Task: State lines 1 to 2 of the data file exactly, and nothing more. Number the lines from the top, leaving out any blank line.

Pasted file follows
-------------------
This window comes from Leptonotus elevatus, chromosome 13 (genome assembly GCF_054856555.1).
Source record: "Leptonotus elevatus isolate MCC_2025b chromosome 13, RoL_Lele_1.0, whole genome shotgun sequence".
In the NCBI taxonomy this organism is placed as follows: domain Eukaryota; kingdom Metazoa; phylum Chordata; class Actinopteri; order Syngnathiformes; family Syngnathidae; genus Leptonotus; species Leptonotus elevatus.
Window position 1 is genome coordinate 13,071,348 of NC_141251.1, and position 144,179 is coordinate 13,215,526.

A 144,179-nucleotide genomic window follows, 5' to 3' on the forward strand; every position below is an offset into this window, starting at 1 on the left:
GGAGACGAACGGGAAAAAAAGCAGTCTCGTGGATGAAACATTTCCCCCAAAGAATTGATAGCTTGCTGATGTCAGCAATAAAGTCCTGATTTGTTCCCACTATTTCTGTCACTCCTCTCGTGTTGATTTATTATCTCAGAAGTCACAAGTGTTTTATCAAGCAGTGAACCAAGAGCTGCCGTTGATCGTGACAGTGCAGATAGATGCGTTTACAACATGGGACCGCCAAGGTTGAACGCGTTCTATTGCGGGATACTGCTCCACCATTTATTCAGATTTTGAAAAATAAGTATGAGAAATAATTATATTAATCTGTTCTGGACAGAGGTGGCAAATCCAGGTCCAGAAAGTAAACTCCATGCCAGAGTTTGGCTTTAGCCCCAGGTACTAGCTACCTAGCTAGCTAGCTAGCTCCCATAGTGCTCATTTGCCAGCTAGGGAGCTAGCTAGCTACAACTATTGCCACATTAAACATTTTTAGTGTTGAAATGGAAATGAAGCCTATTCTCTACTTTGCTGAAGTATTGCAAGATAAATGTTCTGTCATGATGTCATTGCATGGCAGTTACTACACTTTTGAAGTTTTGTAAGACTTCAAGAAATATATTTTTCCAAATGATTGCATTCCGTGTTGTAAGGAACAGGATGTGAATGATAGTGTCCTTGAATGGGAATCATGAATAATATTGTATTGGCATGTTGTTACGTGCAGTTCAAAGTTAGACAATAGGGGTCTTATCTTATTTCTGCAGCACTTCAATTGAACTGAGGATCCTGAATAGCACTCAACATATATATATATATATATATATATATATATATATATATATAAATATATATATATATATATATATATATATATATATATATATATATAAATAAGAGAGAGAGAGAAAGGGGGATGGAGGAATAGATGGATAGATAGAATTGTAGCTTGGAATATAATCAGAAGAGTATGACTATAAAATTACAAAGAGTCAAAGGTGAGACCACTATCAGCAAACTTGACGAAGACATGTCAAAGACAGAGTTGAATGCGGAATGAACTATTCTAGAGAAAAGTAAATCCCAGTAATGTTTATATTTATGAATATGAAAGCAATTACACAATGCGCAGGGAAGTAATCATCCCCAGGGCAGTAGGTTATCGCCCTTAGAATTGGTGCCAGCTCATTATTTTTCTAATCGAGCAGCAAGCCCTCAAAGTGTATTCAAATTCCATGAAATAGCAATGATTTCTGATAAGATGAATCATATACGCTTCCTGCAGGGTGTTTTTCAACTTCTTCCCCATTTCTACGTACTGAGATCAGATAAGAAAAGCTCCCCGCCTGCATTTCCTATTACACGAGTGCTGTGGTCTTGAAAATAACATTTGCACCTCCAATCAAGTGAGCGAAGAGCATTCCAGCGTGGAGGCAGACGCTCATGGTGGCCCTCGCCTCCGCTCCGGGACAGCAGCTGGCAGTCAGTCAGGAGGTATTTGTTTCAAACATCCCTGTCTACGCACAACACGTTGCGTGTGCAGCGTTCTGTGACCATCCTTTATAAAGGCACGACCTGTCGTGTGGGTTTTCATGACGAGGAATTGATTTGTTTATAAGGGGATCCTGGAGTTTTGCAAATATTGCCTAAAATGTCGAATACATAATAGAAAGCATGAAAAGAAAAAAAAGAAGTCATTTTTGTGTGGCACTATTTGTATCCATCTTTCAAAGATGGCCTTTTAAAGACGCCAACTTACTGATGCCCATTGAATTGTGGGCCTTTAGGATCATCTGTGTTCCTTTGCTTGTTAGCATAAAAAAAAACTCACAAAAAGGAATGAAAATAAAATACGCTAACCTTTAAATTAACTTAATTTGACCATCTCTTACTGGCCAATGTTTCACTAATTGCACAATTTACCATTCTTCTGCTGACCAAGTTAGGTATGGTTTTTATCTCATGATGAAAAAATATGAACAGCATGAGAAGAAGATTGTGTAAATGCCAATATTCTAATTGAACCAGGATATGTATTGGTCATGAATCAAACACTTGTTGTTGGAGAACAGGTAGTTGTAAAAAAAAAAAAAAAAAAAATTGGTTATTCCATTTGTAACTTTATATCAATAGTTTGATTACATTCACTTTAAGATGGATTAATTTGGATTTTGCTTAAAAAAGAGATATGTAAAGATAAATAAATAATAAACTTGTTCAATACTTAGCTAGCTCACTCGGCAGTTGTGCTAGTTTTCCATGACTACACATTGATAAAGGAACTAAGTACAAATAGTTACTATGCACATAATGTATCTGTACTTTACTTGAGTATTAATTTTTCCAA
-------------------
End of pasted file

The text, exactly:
This window comes from Leptonotus elevatus, chromosome 13 (genome assembly GCF_054856555.1).
Source record: "Leptonotus elevatus isolate MCC_2025b chromosome 13, RoL_Lele_1.0, whole genome shotgun sequence".